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Author Notes:

Nancy G. Kutner; E-mail: nkutner@emory.edu

The interpretation and reporting of the data presented here are the responsibility of the authors and in no way should be seen as an official policy or interpretation of the US government.

The results presented in this paper have not been published previously in whole or part, except in abstract format. The authors declare that they have no other relevant financial interests.

Subjects:

Research Funding:

This study was supported by National Institutes of Health contract HHSN267200715004C, ADB No. N01-DK-7-5004 (Dr Kutner).

Keywords:

  • depression
  • falls
  • frailty
  • hemodialysis
  • USRDS

Falls among hemodialysis patients: Potential opportunities for prevention?

Tools:

Journal Title:

Clinical Kidney Journal

Volume:

Volume 7, Number 3

Publisher:

, Pages 257-263

Type of Work:

Article | Final Publisher PDF

Abstract:

BackgroundFalls among patients undergoing maintenance hemodialysis (HD) have significant consequences for quality of life and functional independence, morbidity, healthcare utilization and even mortality, but studies on the etiology of falls within large HD cohorts are limited.MethodsFalls during the past 12 months were ascertained for a prevalent multi-center HD cohort (n 762) aged 20-92 years, and associations with demographic and treatment characteristics, comorbidities, cognitive function, prescribed medications, balance tests, frailty and depressive symptoms were assessed.ResultsFalls were sustained by 28.4 of participants. In multivariable-adjusted analyses, participants classified as frail were over two times more likely to report falls [odds ratio (OR): 2.39, 95 confidence interval (CI): 1.22-4.71, P 0.01], and participants with a CES-D score 18 and/or prescribed antidepressants were over 80 more likely to be fallers (OR: 1.83, 95 CI: 1.23-2.74, P 0.003) than were participants with a CES-D score <18 and no prescribed antidepressants. ConclusionsFrailty and depressed mood, factors that are potentially modifiable, are prominently associated with falls. © 2014 The Author 2014.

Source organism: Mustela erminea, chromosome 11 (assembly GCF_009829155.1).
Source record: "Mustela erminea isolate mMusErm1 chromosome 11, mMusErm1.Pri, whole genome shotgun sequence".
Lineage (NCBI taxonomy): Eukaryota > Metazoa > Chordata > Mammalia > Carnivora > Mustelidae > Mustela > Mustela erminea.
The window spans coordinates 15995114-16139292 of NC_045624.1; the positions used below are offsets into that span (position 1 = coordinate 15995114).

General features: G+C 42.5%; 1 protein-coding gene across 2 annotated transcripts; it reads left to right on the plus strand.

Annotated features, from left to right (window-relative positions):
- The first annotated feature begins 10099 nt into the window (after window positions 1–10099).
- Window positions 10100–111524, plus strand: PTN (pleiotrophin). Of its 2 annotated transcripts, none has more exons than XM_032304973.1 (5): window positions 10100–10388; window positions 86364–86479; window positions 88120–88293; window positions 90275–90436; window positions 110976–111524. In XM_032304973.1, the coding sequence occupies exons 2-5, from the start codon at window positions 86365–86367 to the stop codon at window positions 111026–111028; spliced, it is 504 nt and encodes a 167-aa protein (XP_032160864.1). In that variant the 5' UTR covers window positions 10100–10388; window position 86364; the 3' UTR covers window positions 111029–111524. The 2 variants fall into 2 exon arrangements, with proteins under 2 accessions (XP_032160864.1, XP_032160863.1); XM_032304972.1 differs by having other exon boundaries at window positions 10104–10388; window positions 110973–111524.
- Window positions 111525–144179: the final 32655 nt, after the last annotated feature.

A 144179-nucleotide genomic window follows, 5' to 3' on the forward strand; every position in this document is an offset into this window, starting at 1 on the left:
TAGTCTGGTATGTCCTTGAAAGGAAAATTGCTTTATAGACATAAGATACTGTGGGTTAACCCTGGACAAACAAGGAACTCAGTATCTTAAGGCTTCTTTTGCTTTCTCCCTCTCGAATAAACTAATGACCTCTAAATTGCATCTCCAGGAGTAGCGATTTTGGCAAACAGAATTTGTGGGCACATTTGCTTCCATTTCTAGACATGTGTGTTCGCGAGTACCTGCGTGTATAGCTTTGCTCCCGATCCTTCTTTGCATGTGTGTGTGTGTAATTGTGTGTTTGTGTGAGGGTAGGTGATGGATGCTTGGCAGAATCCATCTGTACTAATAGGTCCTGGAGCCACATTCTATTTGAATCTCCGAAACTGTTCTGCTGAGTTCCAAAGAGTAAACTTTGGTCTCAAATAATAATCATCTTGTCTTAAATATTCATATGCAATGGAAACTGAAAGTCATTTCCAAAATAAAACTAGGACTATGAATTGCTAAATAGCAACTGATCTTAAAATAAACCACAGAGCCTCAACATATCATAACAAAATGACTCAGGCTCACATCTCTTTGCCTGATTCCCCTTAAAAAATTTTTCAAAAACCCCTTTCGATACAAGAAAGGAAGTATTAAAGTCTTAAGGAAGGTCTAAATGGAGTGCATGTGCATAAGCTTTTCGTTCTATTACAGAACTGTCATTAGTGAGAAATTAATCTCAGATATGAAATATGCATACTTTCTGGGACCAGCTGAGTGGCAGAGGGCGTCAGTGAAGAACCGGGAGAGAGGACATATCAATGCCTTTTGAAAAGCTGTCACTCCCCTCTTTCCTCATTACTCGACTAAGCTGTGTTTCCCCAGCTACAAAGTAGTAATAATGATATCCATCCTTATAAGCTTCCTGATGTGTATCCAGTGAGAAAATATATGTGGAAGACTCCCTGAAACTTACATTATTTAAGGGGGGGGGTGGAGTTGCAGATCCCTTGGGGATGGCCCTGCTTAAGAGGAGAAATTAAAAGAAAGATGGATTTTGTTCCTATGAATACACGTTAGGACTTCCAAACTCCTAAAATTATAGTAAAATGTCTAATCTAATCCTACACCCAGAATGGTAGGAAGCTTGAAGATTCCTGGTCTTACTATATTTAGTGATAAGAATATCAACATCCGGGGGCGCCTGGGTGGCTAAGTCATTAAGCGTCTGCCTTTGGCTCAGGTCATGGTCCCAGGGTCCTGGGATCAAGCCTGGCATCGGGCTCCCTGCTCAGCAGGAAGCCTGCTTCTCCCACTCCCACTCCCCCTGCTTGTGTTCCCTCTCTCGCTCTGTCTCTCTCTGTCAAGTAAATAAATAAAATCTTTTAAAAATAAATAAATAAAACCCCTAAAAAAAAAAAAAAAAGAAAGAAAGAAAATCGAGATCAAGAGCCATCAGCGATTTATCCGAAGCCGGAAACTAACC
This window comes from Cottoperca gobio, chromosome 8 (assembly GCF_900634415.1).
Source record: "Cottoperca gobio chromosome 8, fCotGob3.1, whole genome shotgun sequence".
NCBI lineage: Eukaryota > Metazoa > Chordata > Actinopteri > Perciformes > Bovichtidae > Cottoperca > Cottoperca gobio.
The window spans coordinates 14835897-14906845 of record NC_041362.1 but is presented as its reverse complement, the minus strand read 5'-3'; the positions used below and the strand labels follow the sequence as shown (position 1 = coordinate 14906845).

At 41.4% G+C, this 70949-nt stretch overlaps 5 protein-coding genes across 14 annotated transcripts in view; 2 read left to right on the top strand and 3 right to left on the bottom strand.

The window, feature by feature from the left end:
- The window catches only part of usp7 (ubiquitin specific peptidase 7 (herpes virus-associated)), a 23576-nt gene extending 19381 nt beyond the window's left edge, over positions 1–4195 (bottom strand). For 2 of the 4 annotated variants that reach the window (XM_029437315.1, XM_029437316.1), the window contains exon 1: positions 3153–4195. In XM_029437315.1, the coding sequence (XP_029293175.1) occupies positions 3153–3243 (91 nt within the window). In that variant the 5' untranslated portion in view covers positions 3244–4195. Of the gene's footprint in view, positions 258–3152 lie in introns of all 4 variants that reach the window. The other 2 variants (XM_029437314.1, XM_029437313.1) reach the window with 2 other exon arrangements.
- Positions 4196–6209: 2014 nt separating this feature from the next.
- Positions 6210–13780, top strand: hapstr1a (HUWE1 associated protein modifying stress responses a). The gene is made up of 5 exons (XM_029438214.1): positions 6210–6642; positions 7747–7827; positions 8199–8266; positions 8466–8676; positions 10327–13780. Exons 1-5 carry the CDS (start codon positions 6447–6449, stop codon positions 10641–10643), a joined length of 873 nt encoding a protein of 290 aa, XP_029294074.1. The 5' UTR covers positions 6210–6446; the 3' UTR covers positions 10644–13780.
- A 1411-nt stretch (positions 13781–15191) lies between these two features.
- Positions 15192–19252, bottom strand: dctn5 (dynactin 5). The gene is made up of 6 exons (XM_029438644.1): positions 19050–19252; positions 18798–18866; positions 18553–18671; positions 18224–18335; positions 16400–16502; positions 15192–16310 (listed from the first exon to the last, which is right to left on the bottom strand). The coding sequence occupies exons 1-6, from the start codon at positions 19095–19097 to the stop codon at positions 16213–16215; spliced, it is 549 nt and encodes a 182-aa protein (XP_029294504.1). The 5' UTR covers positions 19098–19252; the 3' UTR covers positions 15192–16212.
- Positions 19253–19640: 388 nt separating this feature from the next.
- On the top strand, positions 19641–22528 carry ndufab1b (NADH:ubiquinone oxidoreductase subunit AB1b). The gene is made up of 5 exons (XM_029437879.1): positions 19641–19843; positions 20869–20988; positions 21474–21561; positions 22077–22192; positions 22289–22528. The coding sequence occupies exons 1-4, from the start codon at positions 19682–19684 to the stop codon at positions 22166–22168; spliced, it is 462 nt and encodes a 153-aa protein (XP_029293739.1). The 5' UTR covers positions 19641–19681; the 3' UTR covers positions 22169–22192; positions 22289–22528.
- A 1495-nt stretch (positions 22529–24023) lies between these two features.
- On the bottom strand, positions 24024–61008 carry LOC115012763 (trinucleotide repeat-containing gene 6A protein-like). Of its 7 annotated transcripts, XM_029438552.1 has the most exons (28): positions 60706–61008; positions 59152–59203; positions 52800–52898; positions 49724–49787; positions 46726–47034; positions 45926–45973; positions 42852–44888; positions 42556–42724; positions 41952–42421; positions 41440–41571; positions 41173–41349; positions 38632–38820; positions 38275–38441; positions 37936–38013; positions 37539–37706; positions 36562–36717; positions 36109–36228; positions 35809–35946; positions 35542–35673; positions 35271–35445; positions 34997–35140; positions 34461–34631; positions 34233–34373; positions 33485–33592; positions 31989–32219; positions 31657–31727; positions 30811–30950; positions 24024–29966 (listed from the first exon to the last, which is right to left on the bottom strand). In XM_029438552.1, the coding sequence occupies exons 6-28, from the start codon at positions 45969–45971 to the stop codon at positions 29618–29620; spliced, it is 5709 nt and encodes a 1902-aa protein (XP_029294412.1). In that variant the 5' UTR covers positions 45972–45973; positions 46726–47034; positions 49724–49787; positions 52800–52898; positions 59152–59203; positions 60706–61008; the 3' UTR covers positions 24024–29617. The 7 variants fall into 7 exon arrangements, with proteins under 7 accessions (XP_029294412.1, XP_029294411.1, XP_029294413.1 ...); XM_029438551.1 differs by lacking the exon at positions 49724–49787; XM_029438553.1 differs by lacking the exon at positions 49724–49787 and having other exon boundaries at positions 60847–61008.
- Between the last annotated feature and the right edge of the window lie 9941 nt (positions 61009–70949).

Copyright information:

© The Author 2014

This is an Open Access article distributed under the terms of the Creative Commons Attribution 4.0 International License ( http://creativecommons.org/licenses/by/4.0/), which permits making multiple copies, distribution of derivative works, distribution, public display, and publicly performance, provided the original work is properly cited. This license requires credit be given to copyright holder and/or author, copyright and license notices be kept intact.

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